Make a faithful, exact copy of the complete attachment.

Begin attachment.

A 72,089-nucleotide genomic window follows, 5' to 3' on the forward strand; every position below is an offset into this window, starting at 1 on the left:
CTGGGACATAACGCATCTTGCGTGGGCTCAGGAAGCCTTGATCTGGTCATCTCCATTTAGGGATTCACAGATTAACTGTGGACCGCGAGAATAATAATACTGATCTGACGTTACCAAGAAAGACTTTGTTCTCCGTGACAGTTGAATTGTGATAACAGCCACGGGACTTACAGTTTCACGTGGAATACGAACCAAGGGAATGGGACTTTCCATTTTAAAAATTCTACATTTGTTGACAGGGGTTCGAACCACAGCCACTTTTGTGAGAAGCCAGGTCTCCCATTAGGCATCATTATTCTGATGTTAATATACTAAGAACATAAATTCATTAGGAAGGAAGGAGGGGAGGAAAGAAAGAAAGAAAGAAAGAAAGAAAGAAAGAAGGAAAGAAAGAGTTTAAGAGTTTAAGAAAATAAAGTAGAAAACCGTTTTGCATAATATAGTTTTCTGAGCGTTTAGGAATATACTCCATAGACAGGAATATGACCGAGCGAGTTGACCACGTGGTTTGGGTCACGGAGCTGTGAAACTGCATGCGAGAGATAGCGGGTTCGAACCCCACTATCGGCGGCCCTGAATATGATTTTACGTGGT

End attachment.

A 72,089-nucleotide genomic window follows, 5' to 3' on the forward strand; every position below is an offset into this window, starting at 1 on the left:
CTGGGACATAACGCATCTTGCGTGGGCTCAGGAAGCCTTGATCTGGTCATCTCCATTTAGGGATTCACAGATTAACTGTGGACCGCGAGAATAATAATACTGATCTGACGTTACCAAGAAAGACTTTGTTCTCCGTGACAGTTGAATTGTGATAACAGCCACGGGACTTACAGTTTCACGTGGAATACGAACCAAGGGAATGGGACTTTCCATTTTAAAAATTCTACATTTGTTGACAGGGGTTCGAACCACAGCCACTTTTGTGAGAAGCCAGGTCTCCCATTAGGCATCATTATTCTGATGTTAATATACTAAGAACATAAATTCATTAGGAAGGAAGGAGGGGAGGAAAGAAAGAAAGAAAGAAAGAAAGAAAGAAAGAAGGAAAGAAAGAGTTTAAGAGTTTAAGAAAATAAAGTAGAAAACCGTTTTGCATAATATAGTTTTCTGAGCGTTTAGGAATATACTCCATAGACAGGAATATGACCGAGCGAGTTGACCACGTGGTTTGGGTCACGGAGCTGTGAAACTGCATGCGAGAGATAGCGGGTTCGAACCCCACTATCGGCGGCCCTGAATATGATTTTACGTGGT